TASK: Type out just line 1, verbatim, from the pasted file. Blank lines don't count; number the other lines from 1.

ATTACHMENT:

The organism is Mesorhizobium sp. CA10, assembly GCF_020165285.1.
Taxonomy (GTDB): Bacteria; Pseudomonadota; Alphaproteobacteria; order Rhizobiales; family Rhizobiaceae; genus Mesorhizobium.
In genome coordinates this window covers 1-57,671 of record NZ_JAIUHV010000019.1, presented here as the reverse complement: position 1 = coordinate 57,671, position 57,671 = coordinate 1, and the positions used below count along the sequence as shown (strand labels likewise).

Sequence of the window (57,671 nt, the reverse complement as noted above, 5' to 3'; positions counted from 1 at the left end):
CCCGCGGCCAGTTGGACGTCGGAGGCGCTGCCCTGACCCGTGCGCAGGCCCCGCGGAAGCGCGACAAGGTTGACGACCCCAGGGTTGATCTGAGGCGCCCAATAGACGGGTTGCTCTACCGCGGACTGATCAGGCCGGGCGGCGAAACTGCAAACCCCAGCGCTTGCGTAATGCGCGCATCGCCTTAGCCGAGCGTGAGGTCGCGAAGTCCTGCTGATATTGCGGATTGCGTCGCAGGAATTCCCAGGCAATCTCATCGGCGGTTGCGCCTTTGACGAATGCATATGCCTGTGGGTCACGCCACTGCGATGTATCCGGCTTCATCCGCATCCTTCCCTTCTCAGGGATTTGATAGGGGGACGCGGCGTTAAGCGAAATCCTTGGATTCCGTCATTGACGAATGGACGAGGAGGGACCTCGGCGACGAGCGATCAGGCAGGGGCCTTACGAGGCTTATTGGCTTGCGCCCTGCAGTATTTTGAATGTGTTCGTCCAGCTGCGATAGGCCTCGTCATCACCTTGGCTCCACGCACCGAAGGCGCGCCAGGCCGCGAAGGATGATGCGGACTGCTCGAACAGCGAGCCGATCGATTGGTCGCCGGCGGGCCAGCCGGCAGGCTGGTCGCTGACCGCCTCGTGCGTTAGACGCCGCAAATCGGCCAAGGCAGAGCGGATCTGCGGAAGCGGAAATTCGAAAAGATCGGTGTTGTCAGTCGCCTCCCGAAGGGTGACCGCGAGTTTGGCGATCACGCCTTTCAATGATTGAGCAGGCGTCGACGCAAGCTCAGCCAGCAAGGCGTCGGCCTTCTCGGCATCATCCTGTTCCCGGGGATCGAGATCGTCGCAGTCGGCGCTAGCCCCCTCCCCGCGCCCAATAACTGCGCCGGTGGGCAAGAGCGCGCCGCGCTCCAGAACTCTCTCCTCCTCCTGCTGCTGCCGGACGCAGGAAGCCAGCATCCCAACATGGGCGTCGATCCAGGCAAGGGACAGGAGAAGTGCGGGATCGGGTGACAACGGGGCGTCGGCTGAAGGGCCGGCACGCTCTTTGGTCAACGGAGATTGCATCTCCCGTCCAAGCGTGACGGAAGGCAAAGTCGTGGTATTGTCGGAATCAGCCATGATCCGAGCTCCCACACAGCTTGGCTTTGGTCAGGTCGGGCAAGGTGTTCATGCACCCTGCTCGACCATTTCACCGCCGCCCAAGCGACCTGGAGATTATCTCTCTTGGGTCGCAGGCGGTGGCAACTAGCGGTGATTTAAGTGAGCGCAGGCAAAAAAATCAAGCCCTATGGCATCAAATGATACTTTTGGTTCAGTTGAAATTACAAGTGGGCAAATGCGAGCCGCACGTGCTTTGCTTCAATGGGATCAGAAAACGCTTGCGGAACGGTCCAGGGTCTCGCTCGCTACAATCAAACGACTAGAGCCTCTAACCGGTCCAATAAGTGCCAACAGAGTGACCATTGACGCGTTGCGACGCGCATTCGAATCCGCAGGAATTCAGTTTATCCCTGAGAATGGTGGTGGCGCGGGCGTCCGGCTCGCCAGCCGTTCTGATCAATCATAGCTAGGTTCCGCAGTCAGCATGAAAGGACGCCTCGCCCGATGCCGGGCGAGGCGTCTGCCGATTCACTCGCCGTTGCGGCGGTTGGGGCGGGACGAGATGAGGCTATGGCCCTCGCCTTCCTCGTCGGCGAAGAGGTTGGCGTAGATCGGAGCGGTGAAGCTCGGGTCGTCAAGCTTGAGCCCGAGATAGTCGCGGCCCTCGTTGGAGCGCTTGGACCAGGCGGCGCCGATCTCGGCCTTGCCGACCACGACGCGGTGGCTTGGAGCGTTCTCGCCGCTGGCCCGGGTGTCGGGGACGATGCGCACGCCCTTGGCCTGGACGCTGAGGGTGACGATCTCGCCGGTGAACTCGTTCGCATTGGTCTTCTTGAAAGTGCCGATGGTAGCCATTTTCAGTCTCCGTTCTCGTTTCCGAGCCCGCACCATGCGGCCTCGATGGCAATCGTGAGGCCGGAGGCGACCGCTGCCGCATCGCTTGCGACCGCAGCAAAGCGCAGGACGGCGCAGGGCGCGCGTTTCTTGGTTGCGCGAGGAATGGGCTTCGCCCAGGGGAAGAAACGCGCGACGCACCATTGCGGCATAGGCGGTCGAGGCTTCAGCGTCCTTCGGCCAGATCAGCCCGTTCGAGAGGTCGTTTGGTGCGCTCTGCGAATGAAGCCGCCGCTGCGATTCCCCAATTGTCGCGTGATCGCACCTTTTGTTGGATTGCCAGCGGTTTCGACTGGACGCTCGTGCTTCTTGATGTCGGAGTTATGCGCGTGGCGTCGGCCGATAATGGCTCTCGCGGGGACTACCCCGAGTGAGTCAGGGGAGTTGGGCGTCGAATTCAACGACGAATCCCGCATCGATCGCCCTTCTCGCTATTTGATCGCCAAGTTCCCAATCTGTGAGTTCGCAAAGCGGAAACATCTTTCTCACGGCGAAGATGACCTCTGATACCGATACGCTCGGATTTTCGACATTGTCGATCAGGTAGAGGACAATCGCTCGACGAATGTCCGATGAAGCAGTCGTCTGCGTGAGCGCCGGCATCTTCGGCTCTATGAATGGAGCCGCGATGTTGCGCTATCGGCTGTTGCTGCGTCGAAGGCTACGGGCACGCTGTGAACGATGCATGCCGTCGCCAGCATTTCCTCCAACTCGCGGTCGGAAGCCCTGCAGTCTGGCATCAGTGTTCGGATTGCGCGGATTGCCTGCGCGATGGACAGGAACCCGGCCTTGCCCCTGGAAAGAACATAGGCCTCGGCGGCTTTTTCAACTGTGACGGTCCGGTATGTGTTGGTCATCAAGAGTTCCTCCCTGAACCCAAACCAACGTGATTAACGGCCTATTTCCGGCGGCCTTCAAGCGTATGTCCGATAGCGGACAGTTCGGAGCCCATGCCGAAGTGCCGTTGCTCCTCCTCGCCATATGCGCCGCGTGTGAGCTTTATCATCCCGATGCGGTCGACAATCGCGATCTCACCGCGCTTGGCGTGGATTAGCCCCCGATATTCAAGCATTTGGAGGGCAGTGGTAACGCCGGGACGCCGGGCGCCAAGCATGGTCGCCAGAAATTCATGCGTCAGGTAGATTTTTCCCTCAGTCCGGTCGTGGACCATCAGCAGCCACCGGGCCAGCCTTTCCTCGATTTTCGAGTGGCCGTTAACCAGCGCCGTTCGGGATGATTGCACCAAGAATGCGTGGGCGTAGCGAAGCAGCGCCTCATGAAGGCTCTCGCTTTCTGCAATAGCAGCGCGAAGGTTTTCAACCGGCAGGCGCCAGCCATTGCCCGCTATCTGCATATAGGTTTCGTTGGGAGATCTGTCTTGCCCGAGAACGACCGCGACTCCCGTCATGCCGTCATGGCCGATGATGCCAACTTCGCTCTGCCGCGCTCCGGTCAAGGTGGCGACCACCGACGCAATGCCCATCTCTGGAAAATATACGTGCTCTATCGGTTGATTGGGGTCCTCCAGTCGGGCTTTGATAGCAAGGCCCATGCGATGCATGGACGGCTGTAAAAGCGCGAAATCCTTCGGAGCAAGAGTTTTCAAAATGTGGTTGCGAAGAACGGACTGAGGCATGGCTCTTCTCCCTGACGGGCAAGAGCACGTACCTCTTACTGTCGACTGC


The organism is Mesorhizobium sp. CA10, assembly GCF_020165285.1.